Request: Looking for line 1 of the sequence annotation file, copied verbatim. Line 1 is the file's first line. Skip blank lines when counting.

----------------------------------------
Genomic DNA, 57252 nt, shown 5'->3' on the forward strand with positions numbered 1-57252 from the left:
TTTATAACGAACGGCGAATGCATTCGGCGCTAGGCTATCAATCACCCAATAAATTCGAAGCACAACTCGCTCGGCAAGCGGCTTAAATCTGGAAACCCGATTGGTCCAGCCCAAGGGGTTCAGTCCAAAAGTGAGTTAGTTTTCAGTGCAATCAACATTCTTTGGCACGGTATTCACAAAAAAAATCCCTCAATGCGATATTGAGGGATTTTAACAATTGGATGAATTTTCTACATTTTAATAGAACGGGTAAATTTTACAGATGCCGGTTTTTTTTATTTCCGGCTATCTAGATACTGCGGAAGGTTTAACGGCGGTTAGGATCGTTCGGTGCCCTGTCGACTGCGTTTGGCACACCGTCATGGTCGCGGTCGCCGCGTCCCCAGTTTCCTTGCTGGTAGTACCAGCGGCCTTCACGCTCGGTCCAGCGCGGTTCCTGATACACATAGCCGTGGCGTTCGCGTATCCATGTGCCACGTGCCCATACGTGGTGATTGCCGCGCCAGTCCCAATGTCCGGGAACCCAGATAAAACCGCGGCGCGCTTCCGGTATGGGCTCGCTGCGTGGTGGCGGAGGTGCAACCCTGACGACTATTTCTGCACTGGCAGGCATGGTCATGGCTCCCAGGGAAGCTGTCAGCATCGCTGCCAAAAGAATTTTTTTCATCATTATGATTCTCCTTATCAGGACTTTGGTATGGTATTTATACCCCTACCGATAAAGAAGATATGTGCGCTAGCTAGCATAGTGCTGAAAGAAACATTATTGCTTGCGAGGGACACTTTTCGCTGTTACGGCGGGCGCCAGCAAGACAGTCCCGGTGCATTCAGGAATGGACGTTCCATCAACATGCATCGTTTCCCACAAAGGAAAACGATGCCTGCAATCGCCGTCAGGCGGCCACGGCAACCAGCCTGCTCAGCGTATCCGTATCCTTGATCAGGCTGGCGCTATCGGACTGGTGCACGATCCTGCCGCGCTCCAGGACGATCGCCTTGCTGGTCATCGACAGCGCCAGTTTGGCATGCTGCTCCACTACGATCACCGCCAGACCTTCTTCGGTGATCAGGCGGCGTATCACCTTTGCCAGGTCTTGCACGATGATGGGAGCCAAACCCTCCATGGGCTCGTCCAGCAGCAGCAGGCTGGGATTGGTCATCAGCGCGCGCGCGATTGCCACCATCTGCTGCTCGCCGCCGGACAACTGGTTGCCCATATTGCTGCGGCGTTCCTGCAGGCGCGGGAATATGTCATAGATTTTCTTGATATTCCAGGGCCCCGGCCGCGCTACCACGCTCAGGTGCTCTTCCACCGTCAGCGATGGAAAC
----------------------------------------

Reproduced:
Genomic DNA, 57252 nt, shown 5'->3' on the forward strand with positions numbered 1-57252 from the left: